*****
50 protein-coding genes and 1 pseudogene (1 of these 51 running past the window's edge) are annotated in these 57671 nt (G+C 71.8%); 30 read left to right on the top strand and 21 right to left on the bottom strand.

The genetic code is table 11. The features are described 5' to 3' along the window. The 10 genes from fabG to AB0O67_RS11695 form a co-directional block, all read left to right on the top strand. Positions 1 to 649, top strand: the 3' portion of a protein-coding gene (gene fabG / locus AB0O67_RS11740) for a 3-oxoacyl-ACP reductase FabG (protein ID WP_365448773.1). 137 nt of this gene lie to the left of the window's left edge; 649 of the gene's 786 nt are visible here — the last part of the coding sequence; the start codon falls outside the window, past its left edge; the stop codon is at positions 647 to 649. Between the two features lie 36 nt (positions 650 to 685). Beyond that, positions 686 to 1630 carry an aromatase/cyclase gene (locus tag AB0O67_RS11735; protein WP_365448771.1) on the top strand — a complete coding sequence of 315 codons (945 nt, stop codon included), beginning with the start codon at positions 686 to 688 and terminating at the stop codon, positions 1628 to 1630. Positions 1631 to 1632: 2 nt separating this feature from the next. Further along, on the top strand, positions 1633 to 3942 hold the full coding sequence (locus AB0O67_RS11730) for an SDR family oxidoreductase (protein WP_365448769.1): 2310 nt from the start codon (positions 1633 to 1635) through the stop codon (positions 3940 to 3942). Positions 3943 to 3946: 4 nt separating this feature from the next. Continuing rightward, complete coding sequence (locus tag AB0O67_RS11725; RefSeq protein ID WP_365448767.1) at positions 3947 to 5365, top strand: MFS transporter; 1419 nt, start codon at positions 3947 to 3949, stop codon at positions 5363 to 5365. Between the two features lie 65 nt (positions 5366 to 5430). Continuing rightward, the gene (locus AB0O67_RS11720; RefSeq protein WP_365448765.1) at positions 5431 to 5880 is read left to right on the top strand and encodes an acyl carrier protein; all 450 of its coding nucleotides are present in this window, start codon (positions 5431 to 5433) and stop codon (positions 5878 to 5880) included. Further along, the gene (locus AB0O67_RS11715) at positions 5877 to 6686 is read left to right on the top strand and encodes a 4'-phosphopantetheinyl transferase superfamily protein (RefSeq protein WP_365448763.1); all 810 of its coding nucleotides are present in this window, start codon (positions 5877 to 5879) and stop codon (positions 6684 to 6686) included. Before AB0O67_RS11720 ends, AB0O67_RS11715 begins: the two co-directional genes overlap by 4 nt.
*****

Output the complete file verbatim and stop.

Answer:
50 protein-coding genes and 1 pseudogene (1 of these 51 running past the window's edge) are annotated in these 57671 nt (G+C 71.8%); 30 read left to right on the top strand and 21 right to left on the bottom strand.

The genetic code is table 11. The features are described 5' to 3' along the window. The 10 genes from fabG to AB0O67_RS11695 form a co-directional block, all read left to right on the top strand. Positions 1 to 649, top strand: the 3' portion of a protein-coding gene (gene fabG / locus AB0O67_RS11740) for a 3-oxoacyl-ACP reductase FabG (protein ID WP_365448773.1). 137 nt of this gene lie to the left of the window's left edge; 649 of the gene's 786 nt are visible here — the last part of the coding sequence; the start codon falls outside the window, past its left edge; the stop codon is at positions 647 to 649. Between the two features lie 36 nt (positions 650 to 685). Beyond that, positions 686 to 1630 carry an aromatase/cyclase gene (locus tag AB0O67_RS11735; protein WP_365448771.1) on the top strand — a complete coding sequence of 315 codons (945 nt, stop codon included), beginning with the start codon at positions 686 to 688 and terminating at the stop codon, positions 1628 to 1630. Positions 1631 to 1632: 2 nt separating this feature from the next. Further along, on the top strand, positions 1633 to 3942 hold the full coding sequence (locus AB0O67_RS11730) for an SDR family oxidoreductase (protein WP_365448769.1): 2310 nt from the start codon (positions 1633 to 1635) through the stop codon (positions 3940 to 3942). Positions 3943 to 3946: 4 nt separating this feature from the next. Continuing rightward, complete coding sequence (locus tag AB0O67_RS11725; RefSeq protein ID WP_365448767.1) at positions 3947 to 5365, top strand: MFS transporter; 1419 nt, start codon at positions 3947 to 3949, stop codon at positions 5363 to 5365. Between the two features lie 65 nt (positions 5366 to 5430). Continuing rightward, the gene (locus AB0O67_RS11720; RefSeq protein WP_365448765.1) at positions 5431 to 5880 is read left to right on the top strand and encodes an acyl carrier protein; all 450 of its coding nucleotides are present in this window, start codon (positions 5431 to 5433) and stop codon (positions 5878 to 5880) included. Further along, the gene (locus AB0O67_RS11715) at positions 5877 to 6686 is read left to right on the top strand and encodes a 4'-phosphopantetheinyl transferase superfamily protein (RefSeq protein WP_365448763.1); all 810 of its coding nucleotides are present in this window, start codon (positions 5877 to 5879) and stop codon (positions 6684 to 6686) included. Before AB0O67_RS11720 ends, AB0O67_RS11715 begins: the two co-directional genes overlap by 4 nt.